Fearing for their lives, the U.N. workers dashed into a dark bunker hoping to escape the mob of Afghan protesters angry over the burning of a Quran by a Florida church.
Hope wasn't enough for three of them. They were hunted down and brutally slain _ their bodies found later in three different parts of the compound in northern Afghanistan.
"They were killed when they were running out of the bunker," said Staffan de Mistura, the top U.N. envoy in Afghanistan, who recounted their harrowing deaths to reporters on Saturday evening. "One was pulled out alive because he pretended to be a Muslim."
De Mistura spoke in a somber tone as he described how three U.N. staff members and four Nepalese guards were killed Friday when the protesters stormed their compound in the normally peaceful city of Mazar-i-Sharif. He placed direct blame on those who burned a copy of the Muslim holy book in Gainesville, Florida, last month, stoking anti-foreign sentiment that already was on the rise after nearly a decade of war in Afghanistan.
"The demonstration was meant to protest against the insane and totally despicable gesture by one person who burned the holy Quran," he said.
He also said the U.N. building would not have been attacked if there had been an adequate cordon of Afghan police separating the demonstrators and the compound.
A formal inquiry is under way, but de Mistura said initial reports indicate that seven to 15 insurgents infiltrated a group of as many as 3,000 demonstrators who overran the U.N. compound, which was protected by Afghan policemen and six U.N.-hired Nepalese guards. The crowd overpowered the guards _ who are instructed not to shoot into crowds of civilians, even if they are threatening _ and the police were not able to stop them, he said.
Four of the Nepalese guards were killed; some were shot in the yard of the compound. Three Afghan U.N. workers survived by melding into the surging crowd, he said. Four Afghan protesters also were killed in the riot.
Protesters had set fire to cars and an electric generator in the U.N. compound so the bunker was dark. It was the only safe place for the four foreign U.N. workers on the compound, including the Russian chief of mission. But the door of the bunker was made to withstand a bomb attack, not the sheer force of a crowd of people trying to get inside.
When the killers forced themselves inside they saw Pavel Ershov, the mission chief who is fluent in Dari, one of two languages spoken in Afghanistan. They beat him, but stopped after he convinced them, in Dari, that he was a Muslim, de Mistura said.
"He spoke the language and tried to draw their attention on himself," the envoy said. "For a moment, he hoped that they would think there was nobody else there."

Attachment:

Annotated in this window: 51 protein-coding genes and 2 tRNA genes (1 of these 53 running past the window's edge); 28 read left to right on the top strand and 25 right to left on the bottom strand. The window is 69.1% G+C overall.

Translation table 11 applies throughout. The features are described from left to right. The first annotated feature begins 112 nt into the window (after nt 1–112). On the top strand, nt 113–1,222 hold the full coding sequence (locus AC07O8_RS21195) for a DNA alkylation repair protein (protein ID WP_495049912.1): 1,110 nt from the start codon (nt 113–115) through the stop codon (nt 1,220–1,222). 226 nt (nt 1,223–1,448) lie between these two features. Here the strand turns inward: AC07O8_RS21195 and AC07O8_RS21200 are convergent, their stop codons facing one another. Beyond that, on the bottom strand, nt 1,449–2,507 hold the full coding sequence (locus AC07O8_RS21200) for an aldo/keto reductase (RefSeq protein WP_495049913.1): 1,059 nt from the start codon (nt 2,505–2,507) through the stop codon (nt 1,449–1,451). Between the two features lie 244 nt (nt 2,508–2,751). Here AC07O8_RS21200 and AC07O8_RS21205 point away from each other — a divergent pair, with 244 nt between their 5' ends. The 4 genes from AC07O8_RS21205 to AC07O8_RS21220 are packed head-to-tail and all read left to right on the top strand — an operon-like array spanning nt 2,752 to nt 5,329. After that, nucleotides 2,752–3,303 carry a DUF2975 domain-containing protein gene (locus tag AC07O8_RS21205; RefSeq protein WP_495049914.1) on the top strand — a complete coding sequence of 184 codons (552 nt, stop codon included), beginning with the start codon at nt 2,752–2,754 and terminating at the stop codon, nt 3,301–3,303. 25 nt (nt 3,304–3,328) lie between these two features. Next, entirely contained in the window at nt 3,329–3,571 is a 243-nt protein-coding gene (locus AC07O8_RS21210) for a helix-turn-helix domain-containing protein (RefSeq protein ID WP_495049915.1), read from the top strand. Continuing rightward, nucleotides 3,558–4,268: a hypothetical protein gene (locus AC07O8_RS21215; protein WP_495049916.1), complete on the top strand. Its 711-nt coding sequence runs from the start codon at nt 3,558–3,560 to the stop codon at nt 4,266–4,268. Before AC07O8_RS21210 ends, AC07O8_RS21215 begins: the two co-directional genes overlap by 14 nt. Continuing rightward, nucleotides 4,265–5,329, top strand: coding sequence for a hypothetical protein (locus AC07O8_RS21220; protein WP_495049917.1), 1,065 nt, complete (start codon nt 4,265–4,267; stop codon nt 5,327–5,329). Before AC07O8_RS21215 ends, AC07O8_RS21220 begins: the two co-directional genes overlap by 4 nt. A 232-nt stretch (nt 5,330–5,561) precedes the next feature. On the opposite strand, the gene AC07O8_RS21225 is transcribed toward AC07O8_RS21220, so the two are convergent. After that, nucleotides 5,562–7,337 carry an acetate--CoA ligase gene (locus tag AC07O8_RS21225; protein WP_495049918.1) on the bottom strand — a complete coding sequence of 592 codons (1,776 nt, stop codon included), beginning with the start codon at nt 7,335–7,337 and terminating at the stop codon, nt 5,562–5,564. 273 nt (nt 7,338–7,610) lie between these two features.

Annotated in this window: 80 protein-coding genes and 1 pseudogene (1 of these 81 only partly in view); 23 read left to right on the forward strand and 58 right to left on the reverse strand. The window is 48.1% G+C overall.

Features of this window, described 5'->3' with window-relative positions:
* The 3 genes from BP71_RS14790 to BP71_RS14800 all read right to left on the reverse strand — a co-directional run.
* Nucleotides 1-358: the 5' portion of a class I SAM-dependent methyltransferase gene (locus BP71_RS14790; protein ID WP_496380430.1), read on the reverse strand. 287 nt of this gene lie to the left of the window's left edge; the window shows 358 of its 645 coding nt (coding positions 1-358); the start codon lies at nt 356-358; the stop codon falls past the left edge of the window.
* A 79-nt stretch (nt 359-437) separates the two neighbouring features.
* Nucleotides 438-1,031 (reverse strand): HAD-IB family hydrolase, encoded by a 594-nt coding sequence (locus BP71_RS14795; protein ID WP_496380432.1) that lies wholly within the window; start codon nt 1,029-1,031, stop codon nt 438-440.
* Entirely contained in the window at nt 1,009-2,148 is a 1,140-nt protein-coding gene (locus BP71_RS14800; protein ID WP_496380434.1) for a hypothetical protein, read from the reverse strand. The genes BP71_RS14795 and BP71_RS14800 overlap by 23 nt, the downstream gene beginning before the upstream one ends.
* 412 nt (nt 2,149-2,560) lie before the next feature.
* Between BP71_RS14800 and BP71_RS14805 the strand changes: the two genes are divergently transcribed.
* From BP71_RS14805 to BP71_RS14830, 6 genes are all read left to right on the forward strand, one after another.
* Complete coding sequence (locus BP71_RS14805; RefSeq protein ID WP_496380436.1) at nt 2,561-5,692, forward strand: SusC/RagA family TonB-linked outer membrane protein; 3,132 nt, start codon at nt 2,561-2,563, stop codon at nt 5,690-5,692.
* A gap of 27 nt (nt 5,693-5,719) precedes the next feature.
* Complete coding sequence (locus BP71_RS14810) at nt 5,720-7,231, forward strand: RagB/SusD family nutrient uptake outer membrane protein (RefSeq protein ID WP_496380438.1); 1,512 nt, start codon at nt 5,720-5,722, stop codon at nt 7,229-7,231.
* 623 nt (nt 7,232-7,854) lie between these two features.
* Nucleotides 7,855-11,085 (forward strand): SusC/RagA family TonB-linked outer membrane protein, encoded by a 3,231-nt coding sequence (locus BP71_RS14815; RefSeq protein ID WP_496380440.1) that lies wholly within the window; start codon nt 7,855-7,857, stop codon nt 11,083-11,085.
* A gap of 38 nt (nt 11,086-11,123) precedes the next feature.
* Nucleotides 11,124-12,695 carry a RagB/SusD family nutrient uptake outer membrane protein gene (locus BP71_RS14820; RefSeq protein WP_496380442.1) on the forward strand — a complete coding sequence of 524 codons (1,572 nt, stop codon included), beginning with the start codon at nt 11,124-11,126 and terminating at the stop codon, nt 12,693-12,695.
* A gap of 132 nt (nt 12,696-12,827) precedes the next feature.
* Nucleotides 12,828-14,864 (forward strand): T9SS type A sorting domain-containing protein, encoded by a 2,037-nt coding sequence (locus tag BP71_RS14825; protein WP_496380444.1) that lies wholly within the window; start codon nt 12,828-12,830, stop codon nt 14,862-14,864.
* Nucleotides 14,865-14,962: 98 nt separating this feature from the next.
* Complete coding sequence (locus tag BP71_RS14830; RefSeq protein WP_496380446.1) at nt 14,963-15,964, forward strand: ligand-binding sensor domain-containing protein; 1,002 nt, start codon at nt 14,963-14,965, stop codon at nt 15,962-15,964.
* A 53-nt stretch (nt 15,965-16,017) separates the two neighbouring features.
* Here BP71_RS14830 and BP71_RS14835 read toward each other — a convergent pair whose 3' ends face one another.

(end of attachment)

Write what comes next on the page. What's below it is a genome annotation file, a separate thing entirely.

But using a light, the attackers found the three other foreigners, then pulled them out and killed them one after the other. Two died of bullet wounds. The third was killed with a knife to the throat.
They were identified by officials in their home countries as: Joakim Dungel, a 33-year-old Swede who worked on human rights; Lt. Col. Siri Skare, a 53-year-old female pilot from Norway who was an adviser; and Filaret Motco, a 43-year-old Romanian who worked in the political section of the U.N.
De Mistura spoke to reporters in Kabul after flying back from Mazar-i-Sharif. He was at the airport in Kabul when the victims' bodies were flown to the capital Saturday evening. In talking with top officials in Mazar-i-Sharif, he said he was convinced that the killers were insurgents, not demonstrators.
Protesters confiscated AK-47s from security officers at the scene, but all except one of the U.N. workers were killed with handguns, he said.
Moreover, the mission chief and some of the U.N. Afghan staff workers said the killers spoke in a dialect not common to Mazar-i-Sharif. De Mistura said authorities told him that several of the people arrested were from other parts of Afghanistan, including Kapisa province in the east and Kandahar in the south. Both provinces are hundreds of miles (kilometers) from Mazar-i-Sharif.
De Mistura said he was concerned that the deaths of the foreigners would give people, especially in the West, a reason to argue against continued involvement in the nearly decade-long Afghan war. He said the U.N. would not pull out of Afghanistan, but that he was temporarily redeploying 11 U.N. workers from Mazar-i-Sharif to Kabul because they can no longer work in the office, which was destroyed and looted.
President Hamid Karzai publicly condemned the March 20 Quran burning, leading some to blame him for triggering the protests. De Mistura, however, blamed the person who torched the holy book.
The pastor, the Rev. Terry Jones, had threatened to destroy a copy of Islam's holy book last year but initially backed down. On Friday he said Islam and its followers, not his church's burning of the Quran, were responsible for the killings.
"Freedom of speech does not mean freedom of offending culture, religion or traditions," de Mistura said. "Those who entered our building were actually furiously angry about the issue about the Quran. There was nothing political there."
But he said that with uprisings in the Middle East, and waning foreign support for the war, Karzai's government needed to pay more attention to the security of foreign civilians working in Afghanistan.
"I'm profoundly sad and I'm also shocked by what I saw, but we continue our work," de Mistura said. "We are not going to be deterred."